Table of Contents
Advances in Hepatology
Volume 2015, Article ID 605292, 7 pages
http://dx.doi.org/10.1155/2015/605292
Research Article

The Incidence of Hepatocellular Carcinoma after Balloon-Occluded Retrograde Transvenous Obliteration

1Department of Gastroenterology and Medicine, Fukuoka University Faculty of Medicine, Fukuoka 814-0180, Japan
2The Division of Advanced Clinical Research for Viral Hepatitis and Liver Cancer, Fukuoka University Faculty of Medicine, Fukuoka 814-0180, Japan
3Department of Gastroenterology, Murakami Karindoh Hospital, Fukuoka 819-8585, Japan

Received 7 October 2014; Revised 3 March 2015; Accepted 10 March 2015

Academic Editor: Junyong Park

Copyright © 2015 Keiji Yokoyama et al. This is an open access article distributed under the Creative Commons Attribution License, which permits unrestricted use, distribution, and reproduction in any medium, provided the original work is properly cited.

Abstract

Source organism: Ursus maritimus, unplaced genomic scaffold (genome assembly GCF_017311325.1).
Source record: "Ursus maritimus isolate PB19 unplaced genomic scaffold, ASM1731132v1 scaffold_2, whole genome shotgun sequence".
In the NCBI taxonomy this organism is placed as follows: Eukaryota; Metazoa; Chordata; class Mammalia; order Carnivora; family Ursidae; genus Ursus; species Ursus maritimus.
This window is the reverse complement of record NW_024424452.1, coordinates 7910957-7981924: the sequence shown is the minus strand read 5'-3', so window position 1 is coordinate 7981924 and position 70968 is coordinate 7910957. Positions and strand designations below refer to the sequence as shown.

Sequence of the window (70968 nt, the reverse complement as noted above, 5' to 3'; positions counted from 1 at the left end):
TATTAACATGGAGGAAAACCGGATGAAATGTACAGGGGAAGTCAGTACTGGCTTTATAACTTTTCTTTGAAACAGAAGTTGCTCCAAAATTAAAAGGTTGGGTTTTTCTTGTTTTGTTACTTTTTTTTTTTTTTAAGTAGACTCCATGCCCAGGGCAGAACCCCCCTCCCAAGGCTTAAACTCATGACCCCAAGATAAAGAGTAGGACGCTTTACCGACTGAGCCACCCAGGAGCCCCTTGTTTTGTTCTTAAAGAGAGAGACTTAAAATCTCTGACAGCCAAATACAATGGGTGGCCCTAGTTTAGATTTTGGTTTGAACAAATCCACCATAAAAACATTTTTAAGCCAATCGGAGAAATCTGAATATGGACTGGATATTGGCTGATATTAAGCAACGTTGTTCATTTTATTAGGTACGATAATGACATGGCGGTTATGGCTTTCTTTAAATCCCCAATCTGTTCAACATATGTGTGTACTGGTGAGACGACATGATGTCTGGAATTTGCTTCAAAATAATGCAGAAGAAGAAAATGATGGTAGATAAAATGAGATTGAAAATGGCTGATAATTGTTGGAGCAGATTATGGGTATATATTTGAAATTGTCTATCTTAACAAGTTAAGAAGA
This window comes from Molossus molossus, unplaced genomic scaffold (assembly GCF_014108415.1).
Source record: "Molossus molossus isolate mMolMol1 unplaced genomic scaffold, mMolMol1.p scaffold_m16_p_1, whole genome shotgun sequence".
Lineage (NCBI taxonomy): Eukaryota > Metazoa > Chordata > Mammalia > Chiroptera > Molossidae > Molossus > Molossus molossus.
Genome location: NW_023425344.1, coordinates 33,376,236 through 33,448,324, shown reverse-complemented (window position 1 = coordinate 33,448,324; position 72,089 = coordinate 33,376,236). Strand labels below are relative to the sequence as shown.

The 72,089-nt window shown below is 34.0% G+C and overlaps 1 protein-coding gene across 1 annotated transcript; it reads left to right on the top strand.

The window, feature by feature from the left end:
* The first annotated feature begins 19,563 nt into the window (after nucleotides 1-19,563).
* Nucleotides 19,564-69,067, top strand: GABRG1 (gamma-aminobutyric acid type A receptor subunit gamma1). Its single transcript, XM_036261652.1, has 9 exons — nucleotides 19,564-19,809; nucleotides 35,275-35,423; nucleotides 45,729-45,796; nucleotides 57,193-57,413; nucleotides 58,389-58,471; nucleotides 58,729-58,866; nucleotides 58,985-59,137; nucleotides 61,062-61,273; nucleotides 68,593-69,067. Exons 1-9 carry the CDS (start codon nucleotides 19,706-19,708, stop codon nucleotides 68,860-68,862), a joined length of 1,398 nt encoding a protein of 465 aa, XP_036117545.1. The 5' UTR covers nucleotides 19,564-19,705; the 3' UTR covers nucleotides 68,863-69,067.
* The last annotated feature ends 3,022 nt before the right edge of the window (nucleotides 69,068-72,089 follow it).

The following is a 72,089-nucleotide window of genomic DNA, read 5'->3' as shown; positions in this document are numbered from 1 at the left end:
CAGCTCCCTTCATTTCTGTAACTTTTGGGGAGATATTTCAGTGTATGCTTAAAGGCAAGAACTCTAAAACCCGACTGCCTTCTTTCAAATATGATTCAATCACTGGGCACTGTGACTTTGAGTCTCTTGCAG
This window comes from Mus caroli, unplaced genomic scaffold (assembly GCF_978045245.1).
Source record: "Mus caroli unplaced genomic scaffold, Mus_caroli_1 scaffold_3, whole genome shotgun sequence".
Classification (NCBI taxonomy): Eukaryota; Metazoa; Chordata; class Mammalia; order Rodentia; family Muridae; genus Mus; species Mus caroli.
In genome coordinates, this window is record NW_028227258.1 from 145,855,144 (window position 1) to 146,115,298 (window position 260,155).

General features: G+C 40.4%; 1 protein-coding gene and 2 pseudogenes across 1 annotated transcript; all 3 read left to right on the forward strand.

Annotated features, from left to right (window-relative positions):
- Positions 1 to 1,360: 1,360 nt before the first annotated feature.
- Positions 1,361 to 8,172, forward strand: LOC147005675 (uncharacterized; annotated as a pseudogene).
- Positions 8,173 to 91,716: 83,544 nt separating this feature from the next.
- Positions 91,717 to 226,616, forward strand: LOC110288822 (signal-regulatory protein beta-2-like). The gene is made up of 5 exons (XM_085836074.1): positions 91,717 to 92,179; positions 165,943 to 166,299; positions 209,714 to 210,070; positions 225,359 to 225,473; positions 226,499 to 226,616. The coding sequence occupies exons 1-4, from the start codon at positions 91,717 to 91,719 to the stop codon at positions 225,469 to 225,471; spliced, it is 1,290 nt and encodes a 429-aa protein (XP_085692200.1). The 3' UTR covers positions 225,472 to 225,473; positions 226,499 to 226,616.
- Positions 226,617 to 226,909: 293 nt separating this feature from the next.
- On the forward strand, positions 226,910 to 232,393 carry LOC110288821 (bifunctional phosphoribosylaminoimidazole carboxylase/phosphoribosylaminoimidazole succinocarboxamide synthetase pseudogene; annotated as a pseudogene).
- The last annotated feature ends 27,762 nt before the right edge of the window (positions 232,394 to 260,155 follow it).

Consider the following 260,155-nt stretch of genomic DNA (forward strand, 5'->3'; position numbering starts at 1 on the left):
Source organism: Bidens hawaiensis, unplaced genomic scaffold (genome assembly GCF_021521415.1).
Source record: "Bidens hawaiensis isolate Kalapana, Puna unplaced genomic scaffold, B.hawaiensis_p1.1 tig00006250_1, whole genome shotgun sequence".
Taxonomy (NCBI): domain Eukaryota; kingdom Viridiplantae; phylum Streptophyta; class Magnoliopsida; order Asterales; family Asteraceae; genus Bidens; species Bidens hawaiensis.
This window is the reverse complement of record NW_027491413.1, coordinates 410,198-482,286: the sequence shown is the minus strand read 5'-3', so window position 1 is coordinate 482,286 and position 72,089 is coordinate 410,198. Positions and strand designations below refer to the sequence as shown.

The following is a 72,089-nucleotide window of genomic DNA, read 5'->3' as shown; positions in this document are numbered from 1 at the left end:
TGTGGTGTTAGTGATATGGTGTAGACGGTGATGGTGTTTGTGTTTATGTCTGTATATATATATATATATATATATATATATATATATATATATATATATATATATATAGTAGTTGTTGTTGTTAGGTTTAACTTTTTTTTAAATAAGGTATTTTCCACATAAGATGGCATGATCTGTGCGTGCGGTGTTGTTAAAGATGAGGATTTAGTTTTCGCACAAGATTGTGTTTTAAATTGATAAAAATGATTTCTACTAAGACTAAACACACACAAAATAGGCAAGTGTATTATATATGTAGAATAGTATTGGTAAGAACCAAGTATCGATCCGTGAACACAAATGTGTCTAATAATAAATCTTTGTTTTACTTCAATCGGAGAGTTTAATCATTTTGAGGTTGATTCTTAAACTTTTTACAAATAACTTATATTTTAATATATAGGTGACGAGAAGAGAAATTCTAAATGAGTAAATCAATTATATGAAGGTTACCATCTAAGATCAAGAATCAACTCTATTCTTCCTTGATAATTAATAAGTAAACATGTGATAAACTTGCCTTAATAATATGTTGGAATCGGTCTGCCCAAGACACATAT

Balloon-occluded retrograde transvenous obliteration (BRTO) is a highly effective therapy for gastric varices with liver cirrhosis. We have investigated the incidence of hepatocellular carcinoma (HCC) after BRTO. We enrolled 71 patients with viral hepatitis in which HCC had not appeared with liver imaging findings at the time of BRTO. The overall survival rate after BRTO was 86.8%, 76.1%, and 50.5% at 1, 3, and 5 years. The occurrence rate of HCC after BRTO was 20.9%, 41.1%, and 60.7% at 1, 3, and 5 years, especially showing a higher occurrence of HCC at one year. Meanwhile, the occurrence rate of HCC after treatment which excluded BRTO for esophagogastric varices in patients was 6.3%, 19.2%, and 42.5% at 1, 3, and 5 years. The log-rank test revealed that the occurrence rate of HCC after treatment was significantly higher in the BRTO group compared with that in the non-BRTO group (). The recurrence rate of HCC after BRTO was 35.8% and 80.0% at 1 and 3 years. The present study demonstrated a high incidence of HCC after BRTO in liver cirrhosis patients with viral hepatitis infection. We have suggested the potential for BRTO to accelerate hepatocarcinogenesis.